Tips for tiling
Several area experts listed their advice on using ceramic tile.
– Baseboard magic: For best looks in new homes, don’t install baseboards until after the floor tile is laid, said John Mickalowski, owner of a Saltillo company, Discount Flooring (soon to be renamed American Flooring and relocated in a new building off U.S. 45).
– The right backing: Don’t use fiberboard behind tile in the kitchen or other spill-prone areas, he said. Any moisture will make the board get mushy. Fiberboard should be used only in relatively dry areas such as sunrooms or dining rooms.
– The easy way: Plan ahead and buy the right tiles. For example, if you are placing a decorative “diamond” at the juncture of four tiles, buy the large tiles with one corner already clipped and the edge correctly beveled, Mickalowski said. That avoids the step of tediously cutting corners off the larger tiles to make room for insertion of the smaller diamond-shaped tile. (The larger tile is also available with two or four corners clipped off for other decorative designs.)
– Get a good start: Measure the room and lay tile correctly, starting at the room’s center. To avoid a skimpy and amateurish look, don’t end up with less than half a tile in or out of a doorway, Mickalowski said.
– The kindest cut: Cut tile correctly. Tile looks better when a section is removed (using a special wet saw) to go around an obstacle, such as a door frame. Beginners often will cut a tile into several sections to piece around the obstacle, and this looks unprofessional, Mickalowski said.
– Right person for the job: Leave the installation of large tiles to the pros. If the floor is not perfectly level, a large tile will have to be “floated” to lie correctly. “Once you get one over 16 inches, you almost have to be a professional to lay that size tile,” Mickalowski said.
– Mind the marring: Protect counter tiles from aluminum pans; this kind of cookware can leave a pencil-like mark that must be scrubbed off, he said.
– Escaping the scraping: Avoid high-gloss tiles for use on kitchen counters, said Mary Mask, a spokesman for Tub Magic in Shannon. This type of tile finish is more easily scratched by pots and pans.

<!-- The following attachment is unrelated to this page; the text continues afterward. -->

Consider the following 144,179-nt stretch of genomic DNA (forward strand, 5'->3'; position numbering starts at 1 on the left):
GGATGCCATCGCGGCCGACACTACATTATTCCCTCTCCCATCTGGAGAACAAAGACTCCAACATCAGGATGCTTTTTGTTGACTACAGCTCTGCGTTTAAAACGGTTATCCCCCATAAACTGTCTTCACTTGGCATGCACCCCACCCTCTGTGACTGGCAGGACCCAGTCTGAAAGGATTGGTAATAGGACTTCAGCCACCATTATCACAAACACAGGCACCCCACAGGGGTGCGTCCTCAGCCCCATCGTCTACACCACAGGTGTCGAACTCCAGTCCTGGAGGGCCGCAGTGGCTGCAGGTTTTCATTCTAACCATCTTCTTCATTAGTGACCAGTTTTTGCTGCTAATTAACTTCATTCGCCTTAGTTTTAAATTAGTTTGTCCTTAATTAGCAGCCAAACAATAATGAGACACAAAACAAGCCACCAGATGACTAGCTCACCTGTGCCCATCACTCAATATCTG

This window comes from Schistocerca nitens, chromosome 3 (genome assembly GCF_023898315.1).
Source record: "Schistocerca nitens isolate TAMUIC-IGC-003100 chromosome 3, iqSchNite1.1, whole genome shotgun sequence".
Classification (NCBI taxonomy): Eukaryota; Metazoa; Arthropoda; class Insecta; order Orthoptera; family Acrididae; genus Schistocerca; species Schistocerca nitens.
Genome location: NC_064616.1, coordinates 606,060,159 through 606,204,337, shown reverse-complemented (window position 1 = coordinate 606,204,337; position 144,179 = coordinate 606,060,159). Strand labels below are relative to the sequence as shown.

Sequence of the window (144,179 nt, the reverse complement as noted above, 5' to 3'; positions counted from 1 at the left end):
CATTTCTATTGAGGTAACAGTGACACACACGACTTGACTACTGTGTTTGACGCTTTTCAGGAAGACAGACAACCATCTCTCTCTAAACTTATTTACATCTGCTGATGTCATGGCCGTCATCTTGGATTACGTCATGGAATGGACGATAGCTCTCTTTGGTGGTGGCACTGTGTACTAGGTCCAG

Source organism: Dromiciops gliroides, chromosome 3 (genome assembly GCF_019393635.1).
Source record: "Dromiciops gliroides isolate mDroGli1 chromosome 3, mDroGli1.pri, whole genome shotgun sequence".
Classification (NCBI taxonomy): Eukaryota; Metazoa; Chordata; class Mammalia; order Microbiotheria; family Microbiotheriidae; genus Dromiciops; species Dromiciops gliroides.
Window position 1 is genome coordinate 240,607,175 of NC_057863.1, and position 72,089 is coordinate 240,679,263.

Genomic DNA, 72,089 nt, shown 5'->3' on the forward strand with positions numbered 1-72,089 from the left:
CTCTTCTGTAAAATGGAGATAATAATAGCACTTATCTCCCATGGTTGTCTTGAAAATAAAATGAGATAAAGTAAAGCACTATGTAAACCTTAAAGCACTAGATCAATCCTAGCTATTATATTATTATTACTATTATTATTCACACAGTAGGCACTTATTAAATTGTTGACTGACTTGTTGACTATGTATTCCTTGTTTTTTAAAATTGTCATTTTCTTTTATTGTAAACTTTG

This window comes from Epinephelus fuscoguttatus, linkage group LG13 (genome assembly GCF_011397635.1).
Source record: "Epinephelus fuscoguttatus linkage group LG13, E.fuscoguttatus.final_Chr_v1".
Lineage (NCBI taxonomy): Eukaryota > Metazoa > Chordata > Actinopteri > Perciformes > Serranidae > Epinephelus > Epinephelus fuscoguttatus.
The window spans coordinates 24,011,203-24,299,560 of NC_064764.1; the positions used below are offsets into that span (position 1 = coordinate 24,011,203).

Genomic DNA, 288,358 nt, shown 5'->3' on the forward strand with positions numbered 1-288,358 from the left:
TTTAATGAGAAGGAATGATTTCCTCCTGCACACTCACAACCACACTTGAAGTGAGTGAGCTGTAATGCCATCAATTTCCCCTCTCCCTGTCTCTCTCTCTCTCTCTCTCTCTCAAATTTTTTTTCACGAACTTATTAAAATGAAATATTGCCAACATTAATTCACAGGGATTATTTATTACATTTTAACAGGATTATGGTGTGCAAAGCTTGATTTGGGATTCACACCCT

– Lasting shades: Darker-colored glazed tiles are sometimes softer and may not wear as well as the lighter and more muted glazed colors, according to the booklet, “The Lifestyle is Tile.” A design scheme that calls for intense tile colors may choose to use the darker colors on the walls instead of floors. (Check with manufacturers for their recommendations for use, and review test results if necessary.)
– Watch your step: Choose slip-resistant tile for use around a swimming pool, Mask said. Also, don’t put high-gloss tiles on floors, especially in showers: A matte finish or crystal glaze will be far less slippery.
– Bear the wear: Pick tile that is appropriately rated for your use, Mask said. For example, a “light residential use” tile would not work in a high-traffic home area or in a commercial application.
– Hiding the dirt: Gray or a darker grout may work better on tile floors to avoid showing footprints and other dirt as easily as lighter grouts would.
– Glue guru: Use the right glue for tiles laid outdoors. Mickalowski suggested a thin-set multipurpose mastic.
– Picking the proportions: Reserve the larger tiles for big rooms. Big rooms look “busy” with the 8- by 8-inch tiles, although these and the smaller 6- by 6-inch tiles are fine for bathroom use, Mickalowski said.
– Fancy touches: Trim pieces can complete the decor, Mickalowski said. Narrow rectangular sections with raised designs (such as rope, candy twist or the simple pencil trim) can create a decorative chair rail or other look in a room.
Decorative inserts tiles with special designs also can be placed periodically among plain, coordinating wall tiles, Mickalowski said.
– Tiles for the world: If you’re environmentally conscious, tiles are available using recycled materials. Mask said her store carries a line of Tierra Classic, a high-performance ceramic tile that is made in the U.S. from recycled glass. The price is 8 by 8 inches at $8 per square foot, or 12 by 12 inches at $10 per square foot.